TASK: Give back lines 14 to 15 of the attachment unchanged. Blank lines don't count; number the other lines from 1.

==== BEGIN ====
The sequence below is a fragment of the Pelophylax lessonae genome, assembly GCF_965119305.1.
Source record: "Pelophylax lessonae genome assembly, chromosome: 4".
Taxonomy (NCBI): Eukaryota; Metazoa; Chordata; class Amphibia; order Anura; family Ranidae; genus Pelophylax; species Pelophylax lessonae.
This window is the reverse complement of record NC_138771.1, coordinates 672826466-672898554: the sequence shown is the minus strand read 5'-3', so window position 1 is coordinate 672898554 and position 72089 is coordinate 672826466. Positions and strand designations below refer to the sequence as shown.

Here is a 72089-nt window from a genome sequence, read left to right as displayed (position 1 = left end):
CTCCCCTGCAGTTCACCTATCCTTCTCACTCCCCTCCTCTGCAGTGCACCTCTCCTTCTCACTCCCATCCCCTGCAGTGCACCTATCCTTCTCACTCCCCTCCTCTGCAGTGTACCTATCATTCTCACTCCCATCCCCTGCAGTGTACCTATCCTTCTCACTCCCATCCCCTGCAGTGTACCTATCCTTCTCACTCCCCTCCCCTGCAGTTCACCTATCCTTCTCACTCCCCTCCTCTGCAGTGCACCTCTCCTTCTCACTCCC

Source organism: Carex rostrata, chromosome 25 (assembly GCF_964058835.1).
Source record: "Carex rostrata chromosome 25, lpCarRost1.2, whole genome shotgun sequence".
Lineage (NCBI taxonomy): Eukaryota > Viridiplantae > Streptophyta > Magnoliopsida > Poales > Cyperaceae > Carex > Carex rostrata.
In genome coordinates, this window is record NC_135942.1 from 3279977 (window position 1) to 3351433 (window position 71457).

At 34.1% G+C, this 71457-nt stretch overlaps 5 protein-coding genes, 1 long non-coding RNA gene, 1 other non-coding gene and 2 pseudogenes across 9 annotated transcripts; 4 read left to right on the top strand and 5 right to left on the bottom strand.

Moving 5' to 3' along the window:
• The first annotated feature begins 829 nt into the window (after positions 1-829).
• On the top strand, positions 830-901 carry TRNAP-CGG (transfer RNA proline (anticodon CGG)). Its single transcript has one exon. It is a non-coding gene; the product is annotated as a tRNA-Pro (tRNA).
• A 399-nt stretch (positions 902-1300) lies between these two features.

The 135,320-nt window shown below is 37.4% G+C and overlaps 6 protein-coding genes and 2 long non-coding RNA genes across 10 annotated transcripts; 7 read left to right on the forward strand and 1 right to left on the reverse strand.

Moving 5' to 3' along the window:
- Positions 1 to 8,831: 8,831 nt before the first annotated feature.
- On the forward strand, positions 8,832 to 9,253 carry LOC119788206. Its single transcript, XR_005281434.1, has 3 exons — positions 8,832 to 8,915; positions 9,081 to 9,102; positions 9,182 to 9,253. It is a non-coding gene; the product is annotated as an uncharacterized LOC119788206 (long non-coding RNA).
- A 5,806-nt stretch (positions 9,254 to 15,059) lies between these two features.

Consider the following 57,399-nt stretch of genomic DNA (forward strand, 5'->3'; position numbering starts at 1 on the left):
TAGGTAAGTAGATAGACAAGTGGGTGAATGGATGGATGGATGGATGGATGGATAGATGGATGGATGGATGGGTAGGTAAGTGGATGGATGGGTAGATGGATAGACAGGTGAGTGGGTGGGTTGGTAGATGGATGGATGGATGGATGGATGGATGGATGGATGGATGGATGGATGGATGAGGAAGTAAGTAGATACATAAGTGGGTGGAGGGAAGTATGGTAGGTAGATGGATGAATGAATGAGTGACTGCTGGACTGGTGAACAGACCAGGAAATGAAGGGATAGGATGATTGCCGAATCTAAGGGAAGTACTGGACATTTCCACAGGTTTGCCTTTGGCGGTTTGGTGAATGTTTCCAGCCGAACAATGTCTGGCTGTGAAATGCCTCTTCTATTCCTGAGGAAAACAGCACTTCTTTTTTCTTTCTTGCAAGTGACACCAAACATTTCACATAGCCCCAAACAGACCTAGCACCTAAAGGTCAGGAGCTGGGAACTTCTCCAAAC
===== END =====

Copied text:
• On the top strand, positions 830-901 carry TRNAP-CGG (transfer RNA proline (anticodon CGG)). Its single transcript has one exon. It is a non-coding gene; the product is annotated as a tRNA-Pro (tRNA).
• A 399-nt stretch (positions 902-1300) lies between these two features.